Tag: Operations

  • Metrics and Observability

    Metrics and Observability

    I wrote this as a Twitter thread in March of 2018, but the character constraints of Twitter at that time made it extremely cryptic. Also, it’s staged as a response to Splunk’s introduction of the metrics index… and to be honest, that’s no longer interesting to me. This is an expanded set of observations about […]

  • What Should Go Into a CMDB

    What Should Go Into a CMDB

    It’s not every day that information technology work leads you into philosophy, but designing a configuration management database will do it. Spend a little while thinking about what is known or even knowable about the services you’re trying to provide and the entities that compose them, maybe you’ll end up asking “what does existence even […]

  • VMBlog Post on Decentralization

     linking to this piece I wrote for VMblog  Why Decentralized Work Calls for Decentralized Data

  • Two Types of Questioning

    Two Types of Questioning

     Answers to questions can easily fit into two flavors: operationalized and free-form. Classify the use cases: there’s the questions you know how to ask, and the questions you don’t know to ask yet. A question that you know how to ask is operationalized. You’re looking for yes, no, or broken, or perhaps a count. The […]

  • Data Value and Volume are Inversely Proportional

    Data Value and Volume are Inversely Proportional

    In 2006, Clive Humby coined the phrase “Data is the new oil”. This is often misinterpreted as “Data powers the economy”, particularly by folks who sell data processing and storage, but it’s useful to see what someone who actually uses data says. In 2013 Michael Palmer, of the Association of National Advertisers, expanded on Humby’s […]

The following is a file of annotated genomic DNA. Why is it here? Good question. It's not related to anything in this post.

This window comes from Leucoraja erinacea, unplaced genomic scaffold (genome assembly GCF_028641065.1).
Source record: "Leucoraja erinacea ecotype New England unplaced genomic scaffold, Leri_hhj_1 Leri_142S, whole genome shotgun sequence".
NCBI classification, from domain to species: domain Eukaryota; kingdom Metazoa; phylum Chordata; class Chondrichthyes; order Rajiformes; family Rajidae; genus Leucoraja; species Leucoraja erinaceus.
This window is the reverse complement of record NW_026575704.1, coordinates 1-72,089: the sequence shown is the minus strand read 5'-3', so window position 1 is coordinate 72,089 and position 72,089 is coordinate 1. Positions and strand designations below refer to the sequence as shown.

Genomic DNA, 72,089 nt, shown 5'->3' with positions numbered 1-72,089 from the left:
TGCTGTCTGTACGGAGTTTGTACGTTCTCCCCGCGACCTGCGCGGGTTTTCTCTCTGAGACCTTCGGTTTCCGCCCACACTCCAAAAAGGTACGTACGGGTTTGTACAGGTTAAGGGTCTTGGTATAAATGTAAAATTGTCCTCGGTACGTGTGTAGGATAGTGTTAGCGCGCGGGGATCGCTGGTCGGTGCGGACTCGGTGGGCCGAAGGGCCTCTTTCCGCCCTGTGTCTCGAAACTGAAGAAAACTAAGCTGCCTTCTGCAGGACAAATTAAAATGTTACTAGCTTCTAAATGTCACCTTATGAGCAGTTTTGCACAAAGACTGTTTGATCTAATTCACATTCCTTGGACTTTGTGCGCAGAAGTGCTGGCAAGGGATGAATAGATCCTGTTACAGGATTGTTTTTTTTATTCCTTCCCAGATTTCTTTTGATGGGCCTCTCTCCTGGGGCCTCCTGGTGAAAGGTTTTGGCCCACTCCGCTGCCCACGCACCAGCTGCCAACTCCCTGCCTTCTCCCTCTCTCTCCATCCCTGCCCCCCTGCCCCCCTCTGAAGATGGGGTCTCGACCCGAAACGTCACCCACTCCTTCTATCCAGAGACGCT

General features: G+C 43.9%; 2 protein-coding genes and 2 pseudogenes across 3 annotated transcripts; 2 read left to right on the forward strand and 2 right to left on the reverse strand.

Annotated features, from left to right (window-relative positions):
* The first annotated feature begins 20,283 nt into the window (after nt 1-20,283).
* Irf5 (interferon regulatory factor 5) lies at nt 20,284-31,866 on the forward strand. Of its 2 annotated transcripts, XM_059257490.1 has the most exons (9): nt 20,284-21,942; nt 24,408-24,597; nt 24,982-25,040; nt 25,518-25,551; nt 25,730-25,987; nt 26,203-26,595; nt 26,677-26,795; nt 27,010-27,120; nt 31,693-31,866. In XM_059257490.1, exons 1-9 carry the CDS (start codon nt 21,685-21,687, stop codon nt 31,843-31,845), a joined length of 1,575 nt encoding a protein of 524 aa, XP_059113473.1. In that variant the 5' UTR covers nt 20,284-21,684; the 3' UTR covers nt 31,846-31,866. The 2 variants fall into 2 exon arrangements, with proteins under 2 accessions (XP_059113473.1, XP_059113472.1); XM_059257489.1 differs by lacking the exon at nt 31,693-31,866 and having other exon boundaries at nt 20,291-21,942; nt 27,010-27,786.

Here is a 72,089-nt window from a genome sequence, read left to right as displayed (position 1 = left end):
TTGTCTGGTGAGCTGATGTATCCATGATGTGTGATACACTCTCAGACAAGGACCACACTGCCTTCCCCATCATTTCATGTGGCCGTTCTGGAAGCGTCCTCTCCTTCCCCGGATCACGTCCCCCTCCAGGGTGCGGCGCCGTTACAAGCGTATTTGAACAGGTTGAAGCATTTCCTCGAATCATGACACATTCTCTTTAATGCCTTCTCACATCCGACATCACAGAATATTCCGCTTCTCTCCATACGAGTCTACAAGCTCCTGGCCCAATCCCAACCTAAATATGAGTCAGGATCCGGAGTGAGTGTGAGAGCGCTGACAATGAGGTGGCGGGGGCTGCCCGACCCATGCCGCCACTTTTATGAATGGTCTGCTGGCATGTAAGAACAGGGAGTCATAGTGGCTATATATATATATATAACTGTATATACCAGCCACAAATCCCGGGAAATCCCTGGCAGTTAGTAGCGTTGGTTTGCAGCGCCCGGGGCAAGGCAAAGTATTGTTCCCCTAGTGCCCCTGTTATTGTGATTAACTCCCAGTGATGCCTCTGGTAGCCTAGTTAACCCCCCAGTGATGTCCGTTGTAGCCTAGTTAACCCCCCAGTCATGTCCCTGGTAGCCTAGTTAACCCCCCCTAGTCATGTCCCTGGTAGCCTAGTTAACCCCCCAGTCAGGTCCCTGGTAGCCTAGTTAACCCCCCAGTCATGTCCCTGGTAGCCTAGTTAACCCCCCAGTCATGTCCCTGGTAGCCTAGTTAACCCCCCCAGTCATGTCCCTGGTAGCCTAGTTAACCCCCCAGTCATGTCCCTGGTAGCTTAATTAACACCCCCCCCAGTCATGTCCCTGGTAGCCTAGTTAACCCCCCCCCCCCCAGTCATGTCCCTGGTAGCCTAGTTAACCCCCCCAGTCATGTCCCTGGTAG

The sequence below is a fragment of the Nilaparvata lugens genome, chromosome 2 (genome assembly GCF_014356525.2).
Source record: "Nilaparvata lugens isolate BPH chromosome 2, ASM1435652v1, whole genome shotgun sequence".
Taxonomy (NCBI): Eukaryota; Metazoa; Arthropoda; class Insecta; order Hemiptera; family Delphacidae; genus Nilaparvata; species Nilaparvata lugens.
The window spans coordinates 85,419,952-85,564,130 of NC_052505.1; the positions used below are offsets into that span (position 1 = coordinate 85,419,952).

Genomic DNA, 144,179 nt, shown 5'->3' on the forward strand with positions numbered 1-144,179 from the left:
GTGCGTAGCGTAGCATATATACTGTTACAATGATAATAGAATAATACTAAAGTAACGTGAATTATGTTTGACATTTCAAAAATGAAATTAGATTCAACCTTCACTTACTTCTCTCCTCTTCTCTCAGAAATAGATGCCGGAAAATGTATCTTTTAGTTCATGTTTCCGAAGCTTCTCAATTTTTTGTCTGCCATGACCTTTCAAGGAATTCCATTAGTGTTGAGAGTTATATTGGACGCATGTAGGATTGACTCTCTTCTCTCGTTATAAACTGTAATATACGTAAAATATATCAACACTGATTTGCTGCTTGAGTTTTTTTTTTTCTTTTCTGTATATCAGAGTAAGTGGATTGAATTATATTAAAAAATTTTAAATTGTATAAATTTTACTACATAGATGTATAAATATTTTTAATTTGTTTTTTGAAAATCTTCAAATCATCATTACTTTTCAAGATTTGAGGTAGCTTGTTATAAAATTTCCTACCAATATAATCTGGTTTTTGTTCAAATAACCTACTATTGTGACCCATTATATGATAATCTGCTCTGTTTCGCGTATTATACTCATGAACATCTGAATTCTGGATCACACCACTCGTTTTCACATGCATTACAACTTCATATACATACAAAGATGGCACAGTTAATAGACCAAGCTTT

• Penny Wise Hardware

    Penny Wise Hardware

    Thesis: Organizations will continue to squeeze their highly paid people into the worst possible computing environments in order to block any accidental efficiency that might evolve in their organizations. Evidence to support that thesis: Of course the thesis is silly, no one really means to starve their organization. It just happens by accident, through shift […]

  • Consulting’s Bad Rap

    Consulting’s Bad Rap

    Naming no names… but there’s a type of management consulting shop with an unsavory reputation among middle managers and individual contributors. Let’s look at how the reputation is earned: by training to a model that produces failure as often as not, but always successfully deflects blame. It’s easy to find problems, and easy to sell […]

  • Know everything, then automate!

    Know everything, then automate!

    The concept of virtual patching has set me off on a small rant. If you’re not familiar, the concept is something like this: vulnerability scanners determine that PC42 in the CritStuff system has a nasty problem, but you can’t patch it for reasons. So instead, software magically figures out that exploiting this vulnerability requires access […]

  • Put PICA on Notable Events

    Put PICA on Notable Events

    For every notable event, the analyst adds a little PICA. What’s a notable event? It’s more than a record that something happened, or an alert that something is expected to happen. It requires some form of response, from “read and move on” to “read and acknowledge” to “follow this run book” to “alert the [managers|Red […]

  • Managing the Unmanageable

    Managing the Unmanageable

    I’ve been thinking off and on about containers (FKA partitions, zones, jails, virtualized apps) and mobile ecosystems for a few years. These technologies have gone through several iterations, and different implementations have different goals, but there is an overlap in the currently extant and growing versions. Hold containers, IOS/Android, and MDM-plus-AppStore enabled laptops together and […]